We stand ready to cooperate with the Lebanese authorities, civil society, and the international community including by supporting the investigation(s) and other measures in order to minimize the harm of this disaster, ensure accountability, build back better in full respect of the multi-religious and multi-cultural fabric of the society and prevent similar tragedies in the future. The international community should also provide timely and effective support to all the people in Lebanon, including their demands for justice, based on international solidarity and cooperation.
In view of the seriousness of our concerns, we urge consideration of a special debate at the UN Human Rights Council this September so as to explore all possible avenues by which (i) Justice for the multiple victims of the explosion, and for the people in Lebanon at large, is rendered effectively, transparently and impartially; (ii) Non-repetition is secured through long-term systemic reforms based on open consultations with the people in Lebanon; and (iii) Urgent assistance is provided by the international community to Lebanon and its people to address the immediate needs of shelter, food, medical, health and other related needs emerging from the disaster.
We also stand in solidarity with the people of Lebanon, and especially extend our concern and condolences to the victims.
* The Experts: Mr. Marcos A. Orellana, Special Rapporteur on the implications for human rights of the environmentally sound management and disposal of hazardous substances and wastes; Ms. Agnès Callamard, Special Rapporteur on extrajudicial, summary or arbitrary executions; Mr. Michael Fakhri, Special Rapporteur on the right to food; Ms. Fionnuala D. Ní Aoláin, Special Rapporteur on the promotion and protection of human rights and fundamental freedoms while countering terrorism; Michael Lynk, Special Rapporteur on the situation of human rights in the Palestinian Territory occupied since 1967; Mr. Clément Nyaletsossi Voule, Special Rapporteur on the rights of peaceful assembly and association; Mr. Léo Heller, Special Rapporteur on the human rights to water and sanitation; Mr. Diego García-Sayán, Special Rapporteur on the Independence of Judges and Lawyers; Ms. Claudia Mahler, Independent Expert on the enjoyment of all human rights by older persons; Working Group on the issue of human rights and transnational corporations and other business enterprises, Surya Deva, Elżbieta Karska, Githu Muigai, Dante Pesce (Vice-Chair), Anita Ramasastry (Chair); Ms. Yuefen Li, Independent Expert on the effects of foreign debt and other related international financial obligations of States on the full enjoyment of all human rights, particularly economic, social and cultural rights; Ms. E. Tendayi Achiume, Special Rapporteur on contemporary forms of racism, racial discrimination, xenophobia and related intolerance; Mr. Obiora C. Okafor, Independent Expert on human rights and international solidarity; Mr. Ahmed Shaheed, Special Rapporteur on freedom of religion or belief; Mr. Nils Melzer, Special Rapporteur on torture and other cruel, inhuman or degrading treatment or punishment; Ms. Elizabeth Broderick (Chair), Ms. Melissa Upreti (Vice Chair), Ms. Alda Facio, Ms. Meskerem Geset Techane, Ms. Ivana Radačić, Working Group on discrimination against women and girls; Mr. David R. Boyd, Special Rapporteur on human rights and the environment; Mr. Olivier De Schutter, Special Rapporteur on extreme poverty and human rights; Mr. Balakrishnan Rajagopal, Special Rapporteur on adequate housing as a component of the right to an adequate standard of living, and on the right to non-discrimination in this context; Ms. Isha Dyfan, Independent Expert on the situation of human rights in Somalia; Mr. Joe Cannataci, Special Rapporteur on the right to privacy; Ms. Siobhán Mullally, Special Rapporteur on trafficking in persons, especially women and children; Ms. Tlaleng Mofokeng, Special Rapporteur on the right to physical and mental health; Ms. Cecilia Jimenez-Damary, Special Rapporteur on the human rights of internally displaced persons; Members of the Working Group on Arbitrary Detention: Ms. Leigh Toomey (Chair-Rapporteur), Ms. Elina Steinerte (Vice-Chair), Mr. José Guevara Bermúdez, Mr. Seong-Phil Hong, Mr. Sètondji Adjovi; Ms. Irene Khan, Special Rapporteur on the promotion and protection of the right to freedom of opinion and expression.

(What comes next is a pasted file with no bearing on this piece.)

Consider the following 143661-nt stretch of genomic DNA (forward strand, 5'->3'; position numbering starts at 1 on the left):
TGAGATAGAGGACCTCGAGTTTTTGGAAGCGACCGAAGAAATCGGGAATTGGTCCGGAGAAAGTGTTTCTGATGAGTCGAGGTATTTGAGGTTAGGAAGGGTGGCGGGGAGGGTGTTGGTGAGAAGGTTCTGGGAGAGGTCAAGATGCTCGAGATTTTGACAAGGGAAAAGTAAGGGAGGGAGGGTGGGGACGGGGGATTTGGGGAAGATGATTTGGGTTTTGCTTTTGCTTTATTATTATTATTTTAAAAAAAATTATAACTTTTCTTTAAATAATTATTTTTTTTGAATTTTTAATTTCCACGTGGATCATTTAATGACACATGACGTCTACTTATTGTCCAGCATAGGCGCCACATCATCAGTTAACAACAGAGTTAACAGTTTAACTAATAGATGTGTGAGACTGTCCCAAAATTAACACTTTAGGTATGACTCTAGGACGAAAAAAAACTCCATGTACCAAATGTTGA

The Special Rapporteurs and Working Groups are part of what is known as the Special Procedures of the Human Rights Council. Special Procedures, the largest body of independent experts in the UN Human Rights system, is the general name of the Council’s independent fact-finding and monitoring mechanisms that address either specific country situations or thematic issues in all parts of the world. Special Procedures’ experts work on a voluntary basis; they are not UN staff and do not receive a salary for their work. They are independent from any government or organization and serve in their individual capacity.
UN Human Rights, Country Page: Lebanon